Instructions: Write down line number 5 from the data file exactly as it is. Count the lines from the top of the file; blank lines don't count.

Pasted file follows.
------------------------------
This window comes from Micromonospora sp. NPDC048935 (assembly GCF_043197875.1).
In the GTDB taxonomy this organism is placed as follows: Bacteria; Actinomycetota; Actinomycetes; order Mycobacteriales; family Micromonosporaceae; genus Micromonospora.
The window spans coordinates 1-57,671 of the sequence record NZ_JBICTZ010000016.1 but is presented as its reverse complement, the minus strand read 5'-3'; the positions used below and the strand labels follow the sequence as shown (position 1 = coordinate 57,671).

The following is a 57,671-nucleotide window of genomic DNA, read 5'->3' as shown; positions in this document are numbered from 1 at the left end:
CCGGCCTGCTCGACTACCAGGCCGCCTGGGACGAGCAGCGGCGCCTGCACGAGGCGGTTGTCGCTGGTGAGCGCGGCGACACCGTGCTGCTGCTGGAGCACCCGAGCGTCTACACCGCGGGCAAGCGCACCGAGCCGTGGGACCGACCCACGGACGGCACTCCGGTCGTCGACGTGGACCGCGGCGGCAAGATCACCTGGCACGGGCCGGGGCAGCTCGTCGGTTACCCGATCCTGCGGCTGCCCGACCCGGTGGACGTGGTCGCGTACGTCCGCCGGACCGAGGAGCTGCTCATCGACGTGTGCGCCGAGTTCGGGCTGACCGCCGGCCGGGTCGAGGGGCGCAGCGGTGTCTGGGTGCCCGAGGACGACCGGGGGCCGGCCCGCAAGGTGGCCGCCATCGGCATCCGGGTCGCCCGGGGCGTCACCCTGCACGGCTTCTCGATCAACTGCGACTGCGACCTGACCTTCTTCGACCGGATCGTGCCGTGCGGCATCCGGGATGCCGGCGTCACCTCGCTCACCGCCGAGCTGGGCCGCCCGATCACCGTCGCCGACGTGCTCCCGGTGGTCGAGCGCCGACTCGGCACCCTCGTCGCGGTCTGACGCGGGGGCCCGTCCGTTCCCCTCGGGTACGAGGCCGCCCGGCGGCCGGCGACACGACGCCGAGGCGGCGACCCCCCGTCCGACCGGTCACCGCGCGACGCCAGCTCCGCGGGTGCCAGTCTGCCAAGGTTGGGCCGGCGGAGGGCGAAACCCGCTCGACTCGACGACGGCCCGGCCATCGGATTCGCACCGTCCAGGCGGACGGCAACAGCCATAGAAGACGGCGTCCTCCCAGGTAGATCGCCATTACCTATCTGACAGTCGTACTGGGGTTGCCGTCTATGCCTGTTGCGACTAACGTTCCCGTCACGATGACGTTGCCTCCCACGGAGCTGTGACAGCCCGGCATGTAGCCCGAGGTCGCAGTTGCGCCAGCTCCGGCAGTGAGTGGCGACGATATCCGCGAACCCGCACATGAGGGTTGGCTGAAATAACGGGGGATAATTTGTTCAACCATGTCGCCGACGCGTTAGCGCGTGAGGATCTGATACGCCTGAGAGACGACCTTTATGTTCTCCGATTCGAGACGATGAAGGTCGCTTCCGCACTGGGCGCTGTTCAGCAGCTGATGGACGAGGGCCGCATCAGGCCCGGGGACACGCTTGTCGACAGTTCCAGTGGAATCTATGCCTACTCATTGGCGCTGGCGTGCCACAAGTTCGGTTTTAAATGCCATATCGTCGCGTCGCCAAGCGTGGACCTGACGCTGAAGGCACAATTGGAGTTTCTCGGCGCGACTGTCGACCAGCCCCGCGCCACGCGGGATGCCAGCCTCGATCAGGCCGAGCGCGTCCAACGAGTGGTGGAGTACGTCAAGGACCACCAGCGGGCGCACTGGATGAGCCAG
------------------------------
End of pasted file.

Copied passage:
CCGGCCTGCTCGACTACCAGGCCGCCTGGGACGAGCAGCGGCGCCTGCACGAGGCGGTTGTCGCTGGTGAGCGCGGCGACACCGTGCTGCTGCTGGAGCACCCGAGCGTCTACACCGCGGGCAAGCGCACCGAGCCGTGGGACCGACCCACGGACGGCACTCCGGTCGTCGACGTGGACCGCGGCGGCAAGATCACCTGGCACGGGCCGGGGCAGCTCGTCGGTTACCCGATCCTGCGGCTGCCCGACCCGGTGGACGTGGTCGCGTACGTCCGCCGGACCGAGGAGCTGCTCATCGACGTGTGCGCCGAGTTCGGGCTGACCGCCGGCCGGGTCGAGGGGCGCAGCGGTGTCTGGGTGCCCGAGGACGACCGGGGGCCGGCCCGCAAGGTGGCCGCCATCGGCATCCGGGTCGCCCGGGGCGTCACCCTGCACGGCTTCTCGATCAACTGCGACTGCGACCTGACCTTCTTCGACCGGATCGTGCCGTGCGGCATCCGGGATGCCGGCGTCACCTCGCTCACCGCCGAGCTGGGCCGCCCGATCACCGTCGCCGACGTGCTCCCGGTGGTCGAGCGCCGACTCGGCACCCTCGTCGCGGTCTGACGCGGGGGCCCGTCCGTTCCCCTCGGGTACGAGGCCGCCCGGCGGCCGGCGACACGACGCCGAGGCGGCGACCCCCCGTCCGACCGGTCACCGCGCGACGCCAGCTCCGCGGGTGCCAGTCTGCCAAGGTTGGGCCGGCGGAGGGCGAAACCCGCTCGACTCGACGACGGCCCGGCCATCGGATTCGCACCGTCCAGGCGGACGGCAACAGCCATAGAAGACGGCGTCCTCCCAGGTAGATCGCCATTACCTATCTGACAGTCGTACTGGGGTTGCCGTCTATGCCTGTTGCGACTAACGTTCCCGTCACGATGACGTTGCCTCCCACGGAGCTGTGACAGCCCGGCATGTAGCCCGAGGTCGCAGTTGCGCCAGCTCCGGCAGTGAGTGGCGACGATATCCGCGAACCCGCACATGAGGGTTGGCTGAAATAACGGGGGATAATTTGTTCAACCATGTCGCCGACGCGTTAGCGCGTGAGGATCTGATACGCCTGAGAGACGACCTTTATGTTCTCCGATTCGAGACGATGAAGGTCGCTTCCGCACTGGGCGCTGTTCAGCAGCTGATGGACGAGGGCCGCATCAGGCCCGGGGACACGCTTGTCGACAGTTCCAGTGGAATCTATGCCTACTCATTGGCGCTGGCGTGCCACAAGTTCGGTTTTAAATGCCATATCGTCGCGTCGCCAAGCGTGGACCTGACGCTGAAGGCACAATTGGAGTTTCTCGGCGCGACTGTCGACCAGCCCCGCGCCACGCGGGATGCCAGCCTCGATCAGGCCGAGCGCGTCCAACGAGTGGTGGAGTACGTCAAGGACCACCAGCGGGCGCACTGGATGAGCCAG